In the 2010-11 season, Anderson Varejao played 31 games. In 2011-12, he played 25. This year, he has also played 25. And he won't play his 26th for at least six to eight weeks after the news he will be undergoing knee surgery on Thursday.
Varejao has been out since Dec. 18.
For the past few seasons, Varejao has come up in trade conversations due to his team-friendly contract and his brand of hustle-based play that might make him more suitable as a third/fourth option or the first man off the bench. But the Cavs have been reluctant to move him, citing his importance to the team, loyalty and the fact that Cleveland just plain wasn't being offered enough to pull the trigger. Some writers outright said this year the Cavs would be crazy to trade him.
Some Cavs fans thought differently. They'd seen this movie before. Andy was a ticking timebomb, and it was only a matter of time before the injury bug would strike yet again.
How much is Varejao really worth to Cleveland if he's going to miss close to half the season for the third consecutive year? Varejao's injuries have fallen close to the side of "fluke," and he hasn't had the kind of consistent injuries in one specific area that derailed, say, Brandon Roy or Greg Oden's careers.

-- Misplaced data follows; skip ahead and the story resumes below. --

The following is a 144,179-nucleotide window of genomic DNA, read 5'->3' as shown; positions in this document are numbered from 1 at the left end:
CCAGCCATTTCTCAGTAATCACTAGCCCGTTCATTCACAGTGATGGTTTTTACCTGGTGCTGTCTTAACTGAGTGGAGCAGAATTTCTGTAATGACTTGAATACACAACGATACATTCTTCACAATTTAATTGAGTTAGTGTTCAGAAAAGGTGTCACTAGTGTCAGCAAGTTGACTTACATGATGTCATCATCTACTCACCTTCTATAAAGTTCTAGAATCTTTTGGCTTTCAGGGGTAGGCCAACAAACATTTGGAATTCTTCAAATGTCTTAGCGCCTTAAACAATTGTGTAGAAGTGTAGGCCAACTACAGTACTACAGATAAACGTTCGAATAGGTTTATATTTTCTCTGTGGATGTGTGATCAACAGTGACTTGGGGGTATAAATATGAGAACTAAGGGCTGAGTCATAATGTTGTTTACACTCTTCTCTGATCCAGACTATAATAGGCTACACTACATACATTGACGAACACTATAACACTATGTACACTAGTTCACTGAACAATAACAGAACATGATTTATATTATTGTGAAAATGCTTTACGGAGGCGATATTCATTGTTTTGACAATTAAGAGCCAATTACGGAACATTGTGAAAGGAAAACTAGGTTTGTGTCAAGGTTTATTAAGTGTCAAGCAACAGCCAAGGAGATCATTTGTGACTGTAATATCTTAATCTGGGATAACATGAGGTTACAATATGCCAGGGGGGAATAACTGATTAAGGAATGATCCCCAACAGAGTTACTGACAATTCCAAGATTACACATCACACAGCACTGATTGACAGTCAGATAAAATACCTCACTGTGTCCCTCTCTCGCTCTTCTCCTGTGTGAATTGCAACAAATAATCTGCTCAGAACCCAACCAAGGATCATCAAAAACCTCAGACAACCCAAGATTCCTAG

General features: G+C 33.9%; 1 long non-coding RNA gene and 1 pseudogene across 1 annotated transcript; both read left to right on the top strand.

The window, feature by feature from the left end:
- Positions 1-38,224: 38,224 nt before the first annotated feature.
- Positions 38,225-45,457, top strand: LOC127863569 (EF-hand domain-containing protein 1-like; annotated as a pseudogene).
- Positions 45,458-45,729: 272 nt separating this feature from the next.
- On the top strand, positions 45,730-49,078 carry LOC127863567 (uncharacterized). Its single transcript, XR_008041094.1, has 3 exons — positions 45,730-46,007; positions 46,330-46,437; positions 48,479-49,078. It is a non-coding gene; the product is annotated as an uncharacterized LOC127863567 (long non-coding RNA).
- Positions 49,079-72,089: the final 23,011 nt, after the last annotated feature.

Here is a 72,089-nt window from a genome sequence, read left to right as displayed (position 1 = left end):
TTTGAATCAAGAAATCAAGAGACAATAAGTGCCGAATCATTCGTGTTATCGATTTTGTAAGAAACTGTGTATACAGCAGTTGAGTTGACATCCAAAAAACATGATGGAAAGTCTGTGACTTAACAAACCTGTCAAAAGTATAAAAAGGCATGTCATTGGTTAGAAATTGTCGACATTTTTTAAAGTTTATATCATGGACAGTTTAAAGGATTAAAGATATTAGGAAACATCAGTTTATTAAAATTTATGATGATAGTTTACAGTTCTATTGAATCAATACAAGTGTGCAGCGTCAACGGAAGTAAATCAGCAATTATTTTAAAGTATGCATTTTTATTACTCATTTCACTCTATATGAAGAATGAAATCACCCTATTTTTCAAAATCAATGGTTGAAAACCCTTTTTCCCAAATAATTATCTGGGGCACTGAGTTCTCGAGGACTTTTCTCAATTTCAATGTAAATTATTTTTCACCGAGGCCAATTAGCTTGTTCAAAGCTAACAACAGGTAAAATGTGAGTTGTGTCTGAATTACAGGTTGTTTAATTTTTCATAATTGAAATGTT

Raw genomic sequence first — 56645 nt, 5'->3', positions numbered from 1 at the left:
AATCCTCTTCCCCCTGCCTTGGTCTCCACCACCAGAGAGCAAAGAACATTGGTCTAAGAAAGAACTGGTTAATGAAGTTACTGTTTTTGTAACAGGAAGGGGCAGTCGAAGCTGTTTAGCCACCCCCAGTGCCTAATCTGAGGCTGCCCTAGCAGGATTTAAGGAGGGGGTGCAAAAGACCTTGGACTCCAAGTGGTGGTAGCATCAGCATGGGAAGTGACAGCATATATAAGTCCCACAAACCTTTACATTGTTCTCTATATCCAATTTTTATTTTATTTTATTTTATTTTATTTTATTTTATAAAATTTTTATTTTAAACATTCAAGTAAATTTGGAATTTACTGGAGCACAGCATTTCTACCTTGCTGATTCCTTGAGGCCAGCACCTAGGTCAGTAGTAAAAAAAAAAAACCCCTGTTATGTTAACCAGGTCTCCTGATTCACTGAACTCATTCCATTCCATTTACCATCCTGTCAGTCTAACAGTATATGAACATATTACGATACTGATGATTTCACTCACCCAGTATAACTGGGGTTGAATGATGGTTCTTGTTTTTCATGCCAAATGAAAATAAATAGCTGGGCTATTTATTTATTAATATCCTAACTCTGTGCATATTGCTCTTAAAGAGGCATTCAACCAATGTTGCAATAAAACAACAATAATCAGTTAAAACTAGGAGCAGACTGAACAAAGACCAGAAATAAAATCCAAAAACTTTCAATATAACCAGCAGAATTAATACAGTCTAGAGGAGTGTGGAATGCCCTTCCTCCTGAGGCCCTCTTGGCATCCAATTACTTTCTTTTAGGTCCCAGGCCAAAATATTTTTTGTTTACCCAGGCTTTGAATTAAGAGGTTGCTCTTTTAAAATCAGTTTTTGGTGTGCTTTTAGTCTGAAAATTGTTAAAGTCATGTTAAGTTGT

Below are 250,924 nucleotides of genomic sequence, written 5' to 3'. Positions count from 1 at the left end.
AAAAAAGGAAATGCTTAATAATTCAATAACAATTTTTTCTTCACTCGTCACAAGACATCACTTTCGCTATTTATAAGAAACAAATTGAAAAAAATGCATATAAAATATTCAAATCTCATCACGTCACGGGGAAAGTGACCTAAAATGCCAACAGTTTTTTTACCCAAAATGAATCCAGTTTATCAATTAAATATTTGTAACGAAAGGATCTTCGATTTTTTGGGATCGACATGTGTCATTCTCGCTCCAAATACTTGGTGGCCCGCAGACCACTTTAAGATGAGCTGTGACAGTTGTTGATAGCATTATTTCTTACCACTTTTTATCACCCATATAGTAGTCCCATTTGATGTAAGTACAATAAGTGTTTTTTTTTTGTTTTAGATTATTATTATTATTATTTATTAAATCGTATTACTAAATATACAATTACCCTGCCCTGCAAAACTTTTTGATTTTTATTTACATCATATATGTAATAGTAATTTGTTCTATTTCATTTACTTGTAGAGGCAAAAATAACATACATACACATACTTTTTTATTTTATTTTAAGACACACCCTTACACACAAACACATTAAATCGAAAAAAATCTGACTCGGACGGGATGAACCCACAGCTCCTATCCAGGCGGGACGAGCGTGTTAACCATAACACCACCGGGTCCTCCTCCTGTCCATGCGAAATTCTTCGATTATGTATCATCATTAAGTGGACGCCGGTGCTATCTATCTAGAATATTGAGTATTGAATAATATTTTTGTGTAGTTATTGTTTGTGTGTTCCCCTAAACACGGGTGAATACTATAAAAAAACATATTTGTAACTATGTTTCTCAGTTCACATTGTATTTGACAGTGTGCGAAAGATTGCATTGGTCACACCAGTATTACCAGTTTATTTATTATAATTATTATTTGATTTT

With that said, the way Varejao plays invites these kinds of injuries. He falls, constantly. He jumps after balls. He welcomes contact. He dives into the stands or on the floor. Numerous times before this particular injury, Varejao had to come out of the game and head to the locker room with a blow to the head or after coming up limp after taking a hard tumble. And he's 30 now. Maybe the Cavs couldn't have gotten what they perceived as peak value for a guy having a career year, but any of those deals proposed by bloggers, columnists and fans is a heck of a lot more enticing than watching the Cavs start Tyler Zeller, with no backup center, and continue to fall further in the basement while giving up 100-plus points per night.
Whether fans agreed with moving him for picks, young players or a combination of the two, at least if the team had moved him two seasons ago or last year, those players and picks would (we assume) be contributing right now and gaining valuable experience.
Instead, the six-week timeframe puts Andy at returning just before the trade deadline. And that's said to be the best case scenario. Remember, of course, this injury was initially reported as a bone bruise, and Varejao has been day-to-day or a game-time decision for close to a month.
On the floor, Varejao is an incredibly useful and important player. But his value to the Cavs is approximately zero when he's sitting on the bench in a suit. And this is the third straight year he's been there.